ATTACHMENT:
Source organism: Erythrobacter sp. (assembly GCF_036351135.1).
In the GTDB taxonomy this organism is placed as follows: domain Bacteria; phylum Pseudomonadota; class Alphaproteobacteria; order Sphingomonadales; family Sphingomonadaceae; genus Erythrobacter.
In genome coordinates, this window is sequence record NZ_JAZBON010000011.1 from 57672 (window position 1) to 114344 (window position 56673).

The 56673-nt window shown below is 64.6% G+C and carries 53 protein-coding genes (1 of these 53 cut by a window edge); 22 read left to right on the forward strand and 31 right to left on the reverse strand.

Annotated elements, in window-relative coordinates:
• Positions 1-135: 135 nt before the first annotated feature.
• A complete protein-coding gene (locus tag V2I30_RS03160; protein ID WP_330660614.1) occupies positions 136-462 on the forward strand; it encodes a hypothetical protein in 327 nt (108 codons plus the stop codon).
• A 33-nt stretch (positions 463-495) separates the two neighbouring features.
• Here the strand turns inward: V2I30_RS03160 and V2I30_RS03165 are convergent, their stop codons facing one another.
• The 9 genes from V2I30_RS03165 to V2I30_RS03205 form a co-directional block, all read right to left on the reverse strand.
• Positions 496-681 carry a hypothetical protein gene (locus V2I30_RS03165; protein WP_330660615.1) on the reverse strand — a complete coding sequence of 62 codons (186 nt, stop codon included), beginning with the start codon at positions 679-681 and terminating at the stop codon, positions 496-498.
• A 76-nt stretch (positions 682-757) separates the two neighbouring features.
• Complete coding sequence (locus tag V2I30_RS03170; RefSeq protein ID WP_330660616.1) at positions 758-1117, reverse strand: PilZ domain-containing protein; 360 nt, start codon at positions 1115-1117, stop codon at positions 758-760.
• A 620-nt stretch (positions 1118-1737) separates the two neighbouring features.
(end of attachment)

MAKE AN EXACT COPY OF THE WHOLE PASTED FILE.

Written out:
Source organism: Erythrobacter sp. (assembly GCF_036351135.1).
In the GTDB taxonomy this organism is placed as follows: domain Bacteria; phylum Pseudomonadota; class Alphaproteobacteria; order Sphingomonadales; family Sphingomonadaceae; genus Erythrobacter.
In genome coordinates, this window is sequence record NZ_JAZBON010000011.1 from 57672 (window position 1) to 114344 (window position 56673).

The 56673-nt window shown below is 64.6% G+C and carries 53 protein-coding genes (1 of these 53 cut by a window edge); 22 read left to right on the forward strand and 31 right to left on the reverse strand.

Annotated elements, in window-relative coordinates:
• Positions 1-135: 135 nt before the first annotated feature.
• A complete protein-coding gene (locus tag V2I30_RS03160; protein ID WP_330660614.1) occupies positions 136-462 on the forward strand; it encodes a hypothetical protein in 327 nt (108 codons plus the stop codon).
• A 33-nt stretch (positions 463-495) separates the two neighbouring features.
• Here the strand turns inward: V2I30_RS03160 and V2I30_RS03165 are convergent, their stop codons facing one another.
• The 9 genes from V2I30_RS03165 to V2I30_RS03205 form a co-directional block, all read right to left on the reverse strand.
• Positions 496-681 carry a hypothetical protein gene (locus V2I30_RS03165; protein WP_330660615.1) on the reverse strand — a complete coding sequence of 62 codons (186 nt, stop codon included), beginning with the start codon at positions 679-681 and terminating at the stop codon, positions 496-498.
• A 76-nt stretch (positions 682-757) separates the two neighbouring features.
• Complete coding sequence (locus tag V2I30_RS03170; RefSeq protein ID WP_330660616.1) at positions 758-1117, reverse strand: PilZ domain-containing protein; 360 nt, start codon at positions 1115-1117, stop codon at positions 758-760.
• A 620-nt stretch (positions 1118-1737) separates the two neighbouring features.